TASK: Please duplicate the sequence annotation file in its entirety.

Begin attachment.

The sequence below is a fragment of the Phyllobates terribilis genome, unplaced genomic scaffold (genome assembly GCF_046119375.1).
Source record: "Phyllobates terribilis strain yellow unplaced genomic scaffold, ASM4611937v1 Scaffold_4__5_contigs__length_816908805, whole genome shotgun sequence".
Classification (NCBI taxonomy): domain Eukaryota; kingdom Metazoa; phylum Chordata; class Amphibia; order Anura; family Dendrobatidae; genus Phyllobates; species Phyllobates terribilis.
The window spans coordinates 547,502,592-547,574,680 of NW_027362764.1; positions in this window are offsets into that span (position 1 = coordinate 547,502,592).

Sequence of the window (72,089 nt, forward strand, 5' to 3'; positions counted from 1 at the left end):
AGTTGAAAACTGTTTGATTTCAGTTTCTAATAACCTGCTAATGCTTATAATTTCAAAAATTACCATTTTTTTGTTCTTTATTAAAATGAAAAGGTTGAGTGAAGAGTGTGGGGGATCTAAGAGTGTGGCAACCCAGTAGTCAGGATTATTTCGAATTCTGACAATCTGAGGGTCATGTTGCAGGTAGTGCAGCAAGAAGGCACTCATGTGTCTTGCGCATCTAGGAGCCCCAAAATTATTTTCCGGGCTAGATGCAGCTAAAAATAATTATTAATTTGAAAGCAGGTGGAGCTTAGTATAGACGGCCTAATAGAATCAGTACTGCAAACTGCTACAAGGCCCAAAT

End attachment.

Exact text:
The sequence below is a fragment of the Phyllobates terribilis genome, unplaced genomic scaffold (genome assembly GCF_046119375.1).
Source record: "Phyllobates terribilis strain yellow unplaced genomic scaffold, ASM4611937v1 Scaffold_4__5_contigs__length_816908805, whole genome shotgun sequence".
Classification (NCBI taxonomy): domain Eukaryota; kingdom Metazoa; phylum Chordata; class Amphibia; order Anura; family Dendrobatidae; genus Phyllobates; species Phyllobates terribilis.
The window spans coordinates 547,502,592-547,574,680 of NW_027362764.1; positions in this window are offsets into that span (position 1 = coordinate 547,502,592).

Sequence of the window (72,089 nt, forward strand, 5' to 3'; positions counted from 1 at the left end):
AGTTGAAAACTGTTTGATTTCAGTTTCTAATAACCTGCTAATGCTTATAATTTCAAAAATTACCATTTTTTTGTTCTTTATTAAAATGAAAAGGTTGAGTGAAGAGTGTGGGGGATCTAAGAGTGTGGCAACCCAGTAGTCAGGATTATTTCGAATTCTGACAATCTGAGGGTCATGTTGCAGGTAGTGCAGCAAGAAGGCACTCATGTGTCTTGCGCATCTAGGAGCCCCAAAATTATTTTCCGGGCTAGATGCAGCTAAAAATAATTATTAATTTGAAAGCAGGTGGAGCTTAGTATAGACGGCCTAATAGAATCAGTACTGCAAACTGCTACAAGGCCCAAAT